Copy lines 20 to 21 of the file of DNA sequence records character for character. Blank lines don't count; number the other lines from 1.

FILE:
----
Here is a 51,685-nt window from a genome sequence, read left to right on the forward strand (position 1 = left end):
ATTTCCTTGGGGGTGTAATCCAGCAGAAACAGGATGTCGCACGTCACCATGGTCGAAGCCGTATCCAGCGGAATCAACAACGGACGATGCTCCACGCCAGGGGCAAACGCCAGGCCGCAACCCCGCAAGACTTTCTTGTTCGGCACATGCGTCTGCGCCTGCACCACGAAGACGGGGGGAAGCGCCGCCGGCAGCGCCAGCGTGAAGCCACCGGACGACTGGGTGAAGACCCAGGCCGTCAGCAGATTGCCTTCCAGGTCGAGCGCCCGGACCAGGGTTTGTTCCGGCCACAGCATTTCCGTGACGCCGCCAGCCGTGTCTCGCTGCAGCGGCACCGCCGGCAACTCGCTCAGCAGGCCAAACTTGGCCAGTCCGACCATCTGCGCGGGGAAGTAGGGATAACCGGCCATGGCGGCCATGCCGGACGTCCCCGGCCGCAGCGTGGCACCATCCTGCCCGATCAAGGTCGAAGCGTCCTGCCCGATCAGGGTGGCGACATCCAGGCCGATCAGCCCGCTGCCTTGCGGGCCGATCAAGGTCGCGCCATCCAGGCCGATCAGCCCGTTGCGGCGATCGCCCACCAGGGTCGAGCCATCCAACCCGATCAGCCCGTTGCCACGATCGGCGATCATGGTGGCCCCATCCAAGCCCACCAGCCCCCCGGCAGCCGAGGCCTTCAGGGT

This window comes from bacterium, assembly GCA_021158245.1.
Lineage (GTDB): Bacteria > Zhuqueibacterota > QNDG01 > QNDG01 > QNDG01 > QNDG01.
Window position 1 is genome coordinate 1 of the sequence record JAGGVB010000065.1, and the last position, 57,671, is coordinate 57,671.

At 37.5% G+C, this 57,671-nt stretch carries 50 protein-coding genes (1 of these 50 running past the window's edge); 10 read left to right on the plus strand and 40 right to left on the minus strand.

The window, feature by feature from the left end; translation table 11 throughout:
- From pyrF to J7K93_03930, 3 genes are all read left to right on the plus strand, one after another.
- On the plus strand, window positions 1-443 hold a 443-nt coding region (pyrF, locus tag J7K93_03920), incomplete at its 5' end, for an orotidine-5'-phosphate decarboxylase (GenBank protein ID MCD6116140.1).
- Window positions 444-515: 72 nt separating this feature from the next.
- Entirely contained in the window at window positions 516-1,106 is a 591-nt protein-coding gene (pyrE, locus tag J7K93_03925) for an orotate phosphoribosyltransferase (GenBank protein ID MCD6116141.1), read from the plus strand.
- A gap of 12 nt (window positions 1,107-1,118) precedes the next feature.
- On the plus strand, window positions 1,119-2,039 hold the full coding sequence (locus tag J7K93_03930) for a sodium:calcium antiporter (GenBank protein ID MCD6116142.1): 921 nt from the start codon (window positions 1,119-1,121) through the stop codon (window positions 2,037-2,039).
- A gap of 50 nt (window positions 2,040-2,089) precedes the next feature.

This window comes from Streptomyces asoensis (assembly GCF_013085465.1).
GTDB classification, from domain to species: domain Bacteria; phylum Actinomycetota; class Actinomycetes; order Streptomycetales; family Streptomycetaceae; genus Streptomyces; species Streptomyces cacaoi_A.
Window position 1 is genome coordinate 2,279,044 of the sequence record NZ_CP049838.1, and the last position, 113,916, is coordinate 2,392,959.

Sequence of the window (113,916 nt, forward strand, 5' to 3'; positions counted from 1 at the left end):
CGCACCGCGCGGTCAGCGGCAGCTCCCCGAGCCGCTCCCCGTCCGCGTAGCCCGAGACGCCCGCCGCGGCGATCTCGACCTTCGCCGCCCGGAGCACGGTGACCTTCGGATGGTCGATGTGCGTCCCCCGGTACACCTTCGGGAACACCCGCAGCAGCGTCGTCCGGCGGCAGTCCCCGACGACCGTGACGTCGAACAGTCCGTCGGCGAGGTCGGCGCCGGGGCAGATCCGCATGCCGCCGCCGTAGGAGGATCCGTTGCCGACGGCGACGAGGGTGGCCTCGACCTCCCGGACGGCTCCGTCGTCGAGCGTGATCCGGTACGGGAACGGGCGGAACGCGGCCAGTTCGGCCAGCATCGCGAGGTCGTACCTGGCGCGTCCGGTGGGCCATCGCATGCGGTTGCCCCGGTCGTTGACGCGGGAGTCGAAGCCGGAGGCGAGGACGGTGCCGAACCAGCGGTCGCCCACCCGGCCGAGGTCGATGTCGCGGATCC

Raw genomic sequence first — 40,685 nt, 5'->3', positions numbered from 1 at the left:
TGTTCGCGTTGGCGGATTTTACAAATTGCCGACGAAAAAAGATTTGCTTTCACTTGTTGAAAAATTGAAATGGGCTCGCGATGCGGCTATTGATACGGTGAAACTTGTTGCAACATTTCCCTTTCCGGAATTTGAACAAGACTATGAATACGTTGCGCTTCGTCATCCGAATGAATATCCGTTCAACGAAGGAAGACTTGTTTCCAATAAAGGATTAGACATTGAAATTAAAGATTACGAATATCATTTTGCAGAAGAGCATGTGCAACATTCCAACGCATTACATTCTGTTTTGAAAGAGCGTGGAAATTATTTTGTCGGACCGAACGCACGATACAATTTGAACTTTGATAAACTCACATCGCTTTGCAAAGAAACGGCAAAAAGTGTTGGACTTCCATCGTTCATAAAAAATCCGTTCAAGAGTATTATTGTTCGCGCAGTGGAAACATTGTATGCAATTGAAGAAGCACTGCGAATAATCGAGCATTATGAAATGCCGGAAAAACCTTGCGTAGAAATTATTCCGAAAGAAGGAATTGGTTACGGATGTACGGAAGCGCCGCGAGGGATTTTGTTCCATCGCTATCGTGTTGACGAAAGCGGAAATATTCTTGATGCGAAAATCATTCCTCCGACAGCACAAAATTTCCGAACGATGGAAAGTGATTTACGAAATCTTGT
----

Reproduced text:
Raw genomic sequence first — 40,685 nt, 5'->3', positions numbered from 1 at the left:
TGTTCGCGTTGGCGGATTTTACAAATTGCCGACGAAAAAAGATTTGCTTTCACTTGTTGAAAAATTGAAATGGGCTCGCGATGCGGCTATTGATACGGTGAAACTTGTTGCAACATTTCCCTTTCCGGAATTTGAACAAGACTATGAATACGTTGCGCTTCGTCATCCGAATGAATATCCGTTCAACGAAGGAAGACTTGTTTCCAATAAAGGATTAGACATTGAAATTAAAGATTACGAATATCATTTTGCAGAAGAGCATGTGCAACATTCCAACGCATTACATTCTGTTTTGAAAGAGCGTGGAAATTATTTTGTCGGACCGAACGCACGATACAATTTGAACTTTGATAAACTCACATCGCTTTGCAAAGAAACGGCAAAAAGTGTTGGACTTCCATCGTTCATAAAAAATCCGTTCAAGAGTATTATTGTTCGCGCAGTGGAAACATTGTATGCAATTGAAGAAGCACTGCGAATAATCGAGCATTATGAAATGCCGGAAAAACCTTGCGTAGAAATTATTCCGAAAGAAGGAATTGGTTACGGATGTACGGAAGCGCCGCGAGGGATTTTGTTCCATCGCTATCGTGTTGACGAAAGCGGAAATATTCTTGATGCGAAAATCATTCCTCCGACAGCACAAAATTTCCGAACGATGGAAAGTGATTTACGAAATCTTGT